4.

The Rear Air Vents

This wasn’t a huge problem, because the car is small, so the air does travel to the back quite well, but it’s just something Toyota could have done better than the competition. Most of the other small SUVs don’t have rear air vents either, and this could have been one easy way to one-up them in their already established market foothold, but they didn’t. I’m voting yes to rear air vents because my children get hot in their car seats.

5.

The Good News

The good new is, there was no number five. I couldn’t think of another thing I was so unhappy with that I had to write about it. It also means the good outweighs the bad if you’re a fan of pros and cons lists (clearly I am).

For a more detailed review, click here[16].

References

  1. ^ The C-HR (www.carsguide.com.au)
  2. ^ small SUV market (www.carsguide.com.au)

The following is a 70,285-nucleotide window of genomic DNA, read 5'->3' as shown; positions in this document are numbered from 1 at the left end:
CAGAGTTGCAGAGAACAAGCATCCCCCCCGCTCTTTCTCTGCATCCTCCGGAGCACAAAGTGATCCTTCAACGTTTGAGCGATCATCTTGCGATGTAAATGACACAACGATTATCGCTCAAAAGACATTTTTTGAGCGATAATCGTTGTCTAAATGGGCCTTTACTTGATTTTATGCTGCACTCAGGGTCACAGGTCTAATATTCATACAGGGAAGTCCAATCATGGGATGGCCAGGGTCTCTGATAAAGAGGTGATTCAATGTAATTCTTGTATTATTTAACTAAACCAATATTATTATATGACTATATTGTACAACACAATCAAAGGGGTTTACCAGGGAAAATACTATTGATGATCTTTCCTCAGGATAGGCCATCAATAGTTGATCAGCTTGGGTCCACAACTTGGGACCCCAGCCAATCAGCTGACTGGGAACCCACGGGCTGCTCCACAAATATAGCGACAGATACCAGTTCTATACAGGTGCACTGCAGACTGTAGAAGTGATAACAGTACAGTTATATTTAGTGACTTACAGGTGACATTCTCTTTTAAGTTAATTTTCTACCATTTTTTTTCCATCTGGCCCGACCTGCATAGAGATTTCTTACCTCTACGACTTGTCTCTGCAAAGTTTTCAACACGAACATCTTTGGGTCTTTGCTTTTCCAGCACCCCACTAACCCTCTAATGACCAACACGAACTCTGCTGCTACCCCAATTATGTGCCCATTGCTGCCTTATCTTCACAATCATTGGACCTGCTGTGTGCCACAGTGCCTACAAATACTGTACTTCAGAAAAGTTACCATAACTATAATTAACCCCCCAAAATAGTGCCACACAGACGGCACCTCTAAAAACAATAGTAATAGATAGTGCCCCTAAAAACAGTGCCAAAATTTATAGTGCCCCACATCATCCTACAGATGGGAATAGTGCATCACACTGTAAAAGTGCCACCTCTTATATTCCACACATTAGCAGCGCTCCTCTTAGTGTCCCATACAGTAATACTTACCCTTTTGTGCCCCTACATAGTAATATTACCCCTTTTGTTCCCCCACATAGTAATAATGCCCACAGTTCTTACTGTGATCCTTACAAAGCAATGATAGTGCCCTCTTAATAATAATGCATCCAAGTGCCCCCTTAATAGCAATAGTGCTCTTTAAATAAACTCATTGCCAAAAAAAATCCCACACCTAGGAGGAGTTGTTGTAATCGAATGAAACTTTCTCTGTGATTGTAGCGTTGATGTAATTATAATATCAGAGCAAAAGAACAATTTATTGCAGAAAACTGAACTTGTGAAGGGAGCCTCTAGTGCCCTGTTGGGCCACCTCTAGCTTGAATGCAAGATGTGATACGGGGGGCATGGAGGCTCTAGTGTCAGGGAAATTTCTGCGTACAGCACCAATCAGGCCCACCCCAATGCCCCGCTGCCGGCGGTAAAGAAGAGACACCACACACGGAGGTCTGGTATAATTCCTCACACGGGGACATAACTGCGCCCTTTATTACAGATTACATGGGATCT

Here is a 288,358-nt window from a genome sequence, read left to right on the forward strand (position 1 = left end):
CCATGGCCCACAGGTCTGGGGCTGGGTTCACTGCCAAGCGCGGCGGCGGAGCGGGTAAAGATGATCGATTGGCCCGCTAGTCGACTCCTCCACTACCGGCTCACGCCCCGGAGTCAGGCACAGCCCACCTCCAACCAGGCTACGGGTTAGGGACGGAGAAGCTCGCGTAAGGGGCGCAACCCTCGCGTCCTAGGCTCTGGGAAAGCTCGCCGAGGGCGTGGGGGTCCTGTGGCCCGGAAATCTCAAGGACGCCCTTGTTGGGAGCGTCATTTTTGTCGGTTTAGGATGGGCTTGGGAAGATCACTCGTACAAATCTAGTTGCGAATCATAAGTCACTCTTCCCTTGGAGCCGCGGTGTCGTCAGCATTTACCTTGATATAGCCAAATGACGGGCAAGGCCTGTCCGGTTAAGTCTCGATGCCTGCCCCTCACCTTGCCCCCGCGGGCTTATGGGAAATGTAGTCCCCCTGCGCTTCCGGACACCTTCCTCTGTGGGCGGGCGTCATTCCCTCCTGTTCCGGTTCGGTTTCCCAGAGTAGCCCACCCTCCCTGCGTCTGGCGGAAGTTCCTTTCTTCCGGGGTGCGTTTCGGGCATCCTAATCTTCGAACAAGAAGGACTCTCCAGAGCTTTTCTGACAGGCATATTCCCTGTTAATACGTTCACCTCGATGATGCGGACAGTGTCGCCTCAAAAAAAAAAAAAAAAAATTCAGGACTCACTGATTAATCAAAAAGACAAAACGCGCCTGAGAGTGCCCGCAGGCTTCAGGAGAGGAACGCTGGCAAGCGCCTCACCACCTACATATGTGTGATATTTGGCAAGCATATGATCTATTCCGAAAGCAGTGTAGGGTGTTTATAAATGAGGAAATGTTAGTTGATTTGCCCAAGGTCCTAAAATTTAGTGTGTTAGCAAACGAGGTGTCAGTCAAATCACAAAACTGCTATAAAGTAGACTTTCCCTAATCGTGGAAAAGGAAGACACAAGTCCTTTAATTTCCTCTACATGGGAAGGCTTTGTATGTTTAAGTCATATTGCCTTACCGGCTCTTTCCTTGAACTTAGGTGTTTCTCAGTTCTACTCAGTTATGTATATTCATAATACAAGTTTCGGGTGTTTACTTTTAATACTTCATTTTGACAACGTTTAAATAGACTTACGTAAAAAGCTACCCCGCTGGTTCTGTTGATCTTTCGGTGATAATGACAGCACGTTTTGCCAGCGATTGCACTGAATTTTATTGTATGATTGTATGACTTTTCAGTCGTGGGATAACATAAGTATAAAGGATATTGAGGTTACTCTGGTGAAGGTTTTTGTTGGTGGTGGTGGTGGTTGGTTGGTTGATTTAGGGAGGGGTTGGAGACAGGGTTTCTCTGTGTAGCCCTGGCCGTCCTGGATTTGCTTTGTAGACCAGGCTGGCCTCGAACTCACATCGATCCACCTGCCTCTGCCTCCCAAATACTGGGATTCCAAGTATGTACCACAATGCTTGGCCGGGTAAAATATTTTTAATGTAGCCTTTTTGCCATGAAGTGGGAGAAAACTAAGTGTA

3. ^ Mazda CX-3 (www.carsguide.com.au)
  4. ^ Honda HR-V (www.carsguide.com.au)
  5. ^ regular SUV (www.carsguide.com.au)
  6. ^ 1.2-litre turbo (www.carsguide.com.au)
  7. ^ Kluger (www.carsguide.com.au)
  8. ^ 6.5L/100km on the combined cycle (www.carsguide.com.au)
  9. ^ ISOFIX points (www.carsguide.com.au)
  10. ^ Auto Emergency Brakes (www.carsguide.com.au)
  11. ^ blind spot monitoring (www.carsguide.com.au)
  12. ^ reverse parking camera (www.carsguide.com.au)
  13. ^ active cruise control (www.carsguide.com.au)
  14. ^ lane departure system (www.carsguide.com.au)
  15. ^ Toyota’s part (www.carsguide.com.au)
  16. ^ click here (www.carsguide.com.au)

Review: Toyota C-HR – ContractHireAndLeasing.com

The Toyota C-HR is an interesting, refreshing and solid addition to the crossover segment. With futuristic head-turning looks, hybrid drive and no diesel option, it really is a car for the image conscious. Some call this car overdesigned.

Some think it looks subtly futuristic. All we know is it turns a lot of heads when you drive by in it. While Toyota certainly have some bragging rights having cornered the small SUV market with the original RAV4 way back when, it took them a bit longer to catch up to the rest of the world in launching a compact crossover.